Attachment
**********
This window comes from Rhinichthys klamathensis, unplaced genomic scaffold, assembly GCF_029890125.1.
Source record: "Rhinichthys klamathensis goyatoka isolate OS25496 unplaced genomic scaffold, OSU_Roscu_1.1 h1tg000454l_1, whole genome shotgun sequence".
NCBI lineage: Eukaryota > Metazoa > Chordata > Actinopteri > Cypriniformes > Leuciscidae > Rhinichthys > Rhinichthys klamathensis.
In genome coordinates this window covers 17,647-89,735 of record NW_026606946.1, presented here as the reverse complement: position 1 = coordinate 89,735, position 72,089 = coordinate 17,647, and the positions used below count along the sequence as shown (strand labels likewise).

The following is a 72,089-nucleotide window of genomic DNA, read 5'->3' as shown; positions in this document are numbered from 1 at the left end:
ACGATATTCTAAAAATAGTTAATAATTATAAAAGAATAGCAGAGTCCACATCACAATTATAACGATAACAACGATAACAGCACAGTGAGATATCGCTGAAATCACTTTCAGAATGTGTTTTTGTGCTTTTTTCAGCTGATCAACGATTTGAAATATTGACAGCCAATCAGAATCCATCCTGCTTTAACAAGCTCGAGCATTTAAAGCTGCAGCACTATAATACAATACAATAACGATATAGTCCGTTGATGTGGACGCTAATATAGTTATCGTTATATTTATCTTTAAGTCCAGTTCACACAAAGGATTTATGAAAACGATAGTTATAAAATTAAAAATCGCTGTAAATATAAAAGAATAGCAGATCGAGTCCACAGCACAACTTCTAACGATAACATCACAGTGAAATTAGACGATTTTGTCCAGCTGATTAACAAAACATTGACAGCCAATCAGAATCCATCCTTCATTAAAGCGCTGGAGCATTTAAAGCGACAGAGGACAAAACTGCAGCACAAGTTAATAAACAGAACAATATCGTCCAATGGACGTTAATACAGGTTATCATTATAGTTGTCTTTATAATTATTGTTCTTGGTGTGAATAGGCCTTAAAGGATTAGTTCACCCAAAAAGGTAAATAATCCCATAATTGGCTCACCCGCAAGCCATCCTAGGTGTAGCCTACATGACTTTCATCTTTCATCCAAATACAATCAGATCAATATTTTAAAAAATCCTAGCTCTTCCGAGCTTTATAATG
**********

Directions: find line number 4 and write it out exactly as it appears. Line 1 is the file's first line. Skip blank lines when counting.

In genome coordinates this window covers 17,647-89,735 of record NW_026606946.1, presented here as the reverse complement: position 1 = coordinate 89,735, position 72,089 = coordinate 17,647, and the positions used below count along the sequence as shown (strand labels likewise).